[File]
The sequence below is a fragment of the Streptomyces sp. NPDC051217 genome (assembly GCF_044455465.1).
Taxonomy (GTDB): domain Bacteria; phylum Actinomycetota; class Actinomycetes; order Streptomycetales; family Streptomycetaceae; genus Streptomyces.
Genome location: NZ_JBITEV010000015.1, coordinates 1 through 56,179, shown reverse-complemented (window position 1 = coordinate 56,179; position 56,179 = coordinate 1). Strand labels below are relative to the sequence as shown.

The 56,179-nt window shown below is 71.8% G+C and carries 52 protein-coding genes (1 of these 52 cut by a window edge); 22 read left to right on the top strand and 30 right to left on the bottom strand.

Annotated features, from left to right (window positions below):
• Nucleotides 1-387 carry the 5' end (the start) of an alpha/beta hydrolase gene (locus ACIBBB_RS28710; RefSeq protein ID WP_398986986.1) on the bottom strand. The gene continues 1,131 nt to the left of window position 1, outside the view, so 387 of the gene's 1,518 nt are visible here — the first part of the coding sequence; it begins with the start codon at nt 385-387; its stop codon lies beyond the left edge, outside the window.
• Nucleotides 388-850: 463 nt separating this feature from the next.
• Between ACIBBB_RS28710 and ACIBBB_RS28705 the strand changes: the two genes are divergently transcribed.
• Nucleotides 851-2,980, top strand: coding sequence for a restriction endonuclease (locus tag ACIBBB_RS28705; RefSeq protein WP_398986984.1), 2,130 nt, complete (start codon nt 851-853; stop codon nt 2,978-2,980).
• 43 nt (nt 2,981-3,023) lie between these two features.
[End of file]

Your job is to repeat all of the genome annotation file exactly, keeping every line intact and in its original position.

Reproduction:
The sequence below is a fragment of the Streptomyces sp. NPDC051217 genome (assembly GCF_044455465.1).
Taxonomy (GTDB): domain Bacteria; phylum Actinomycetota; class Actinomycetes; order Streptomycetales; family Streptomycetaceae; genus Streptomyces.
Genome location: NZ_JBITEV010000015.1, coordinates 1 through 56,179, shown reverse-complemented (window position 1 = coordinate 56,179; position 56,179 = coordinate 1). Strand labels below are relative to the sequence as shown.

The 56,179-nt window shown below is 71.8% G+C and carries 52 protein-coding genes (1 of these 52 cut by a window edge); 22 read left to right on the top strand and 30 right to left on the bottom strand.

Annotated features, from left to right (window positions below):
• Nucleotides 1-387 carry the 5' end (the start) of an alpha/beta hydrolase gene (locus ACIBBB_RS28710; RefSeq protein ID WP_398986986.1) on the bottom strand. The gene continues 1,131 nt to the left of window position 1, outside the view, so 387 of the gene's 1,518 nt are visible here — the first part of the coding sequence; it begins with the start codon at nt 385-387; its stop codon lies beyond the left edge, outside the window.
• Nucleotides 388-850: 463 nt separating this feature from the next.
• Between ACIBBB_RS28710 and ACIBBB_RS28705 the strand changes: the two genes are divergently transcribed.
• Nucleotides 851-2,980, top strand: coding sequence for a restriction endonuclease (locus tag ACIBBB_RS28705; RefSeq protein WP_398986984.1), 2,130 nt, complete (start codon nt 851-853; stop codon nt 2,978-2,980).
• 43 nt (nt 2,981-3,023) lie between these two features.